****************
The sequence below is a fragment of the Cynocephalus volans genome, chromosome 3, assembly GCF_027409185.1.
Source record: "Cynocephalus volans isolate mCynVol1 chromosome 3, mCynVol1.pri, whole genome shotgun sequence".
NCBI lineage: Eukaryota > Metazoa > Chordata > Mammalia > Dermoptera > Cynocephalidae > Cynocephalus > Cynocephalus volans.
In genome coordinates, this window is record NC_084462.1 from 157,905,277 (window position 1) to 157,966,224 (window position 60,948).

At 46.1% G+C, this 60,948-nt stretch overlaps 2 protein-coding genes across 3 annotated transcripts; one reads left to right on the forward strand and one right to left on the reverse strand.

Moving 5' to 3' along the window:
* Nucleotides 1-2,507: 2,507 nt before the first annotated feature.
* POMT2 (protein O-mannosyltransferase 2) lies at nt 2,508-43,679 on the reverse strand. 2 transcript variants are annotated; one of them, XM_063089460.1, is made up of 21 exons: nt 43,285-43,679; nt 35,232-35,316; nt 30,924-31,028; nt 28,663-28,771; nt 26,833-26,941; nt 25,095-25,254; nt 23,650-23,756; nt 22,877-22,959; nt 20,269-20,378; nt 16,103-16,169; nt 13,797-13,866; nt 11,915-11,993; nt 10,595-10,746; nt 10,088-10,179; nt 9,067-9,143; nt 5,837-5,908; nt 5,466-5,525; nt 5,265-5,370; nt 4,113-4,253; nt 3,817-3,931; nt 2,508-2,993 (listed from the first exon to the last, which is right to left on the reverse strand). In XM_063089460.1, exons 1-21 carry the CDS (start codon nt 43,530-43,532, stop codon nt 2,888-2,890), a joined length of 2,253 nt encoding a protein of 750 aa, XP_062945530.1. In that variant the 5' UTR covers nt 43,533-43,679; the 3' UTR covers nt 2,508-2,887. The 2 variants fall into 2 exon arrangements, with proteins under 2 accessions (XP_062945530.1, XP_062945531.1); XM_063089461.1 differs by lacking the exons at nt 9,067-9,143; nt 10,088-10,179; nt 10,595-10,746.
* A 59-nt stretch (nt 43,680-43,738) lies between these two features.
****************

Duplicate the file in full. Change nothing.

The sequence below is a fragment of the Cynocephalus volans genome, chromosome 3, assembly GCF_027409185.1.
Source record: "Cynocephalus volans isolate mCynVol1 chromosome 3, mCynVol1.pri, whole genome shotgun sequence".
NCBI lineage: Eukaryota > Metazoa > Chordata > Mammalia > Dermoptera > Cynocephalidae > Cynocephalus > Cynocephalus volans.
In genome coordinates, this window is record NC_084462.1 from 157,905,277 (window position 1) to 157,966,224 (window position 60,948).

At 46.1% G+C, this 60,948-nt stretch overlaps 2 protein-coding genes across 3 annotated transcripts; one reads left to right on the forward strand and one right to left on the reverse strand.

Moving 5' to 3' along the window:
* Nucleotides 1-2,507: 2,507 nt before the first annotated feature.
* POMT2 (protein O-mannosyltransferase 2) lies at nt 2,508-43,679 on the reverse strand. 2 transcript variants are annotated; one of them, XM_063089460.1, is made up of 21 exons: nt 43,285-43,679; nt 35,232-35,316; nt 30,924-31,028; nt 28,663-28,771; nt 26,833-26,941; nt 25,095-25,254; nt 23,650-23,756; nt 22,877-22,959; nt 20,269-20,378; nt 16,103-16,169; nt 13,797-13,866; nt 11,915-11,993; nt 10,595-10,746; nt 10,088-10,179; nt 9,067-9,143; nt 5,837-5,908; nt 5,466-5,525; nt 5,265-5,370; nt 4,113-4,253; nt 3,817-3,931; nt 2,508-2,993 (listed from the first exon to the last, which is right to left on the reverse strand). In XM_063089460.1, exons 1-21 carry the CDS (start codon nt 43,530-43,532, stop codon nt 2,888-2,890), a joined length of 2,253 nt encoding a protein of 750 aa, XP_062945530.1. In that variant the 5' UTR covers nt 43,533-43,679; the 3' UTR covers nt 2,508-2,887. The 2 variants fall into 2 exon arrangements, with proteins under 2 accessions (XP_062945530.1, XP_062945531.1); XM_063089461.1 differs by lacking the exons at nt 9,067-9,143; nt 10,088-10,179; nt 10,595-10,746.
* A 59-nt stretch (nt 43,680-43,738) lies between these two features.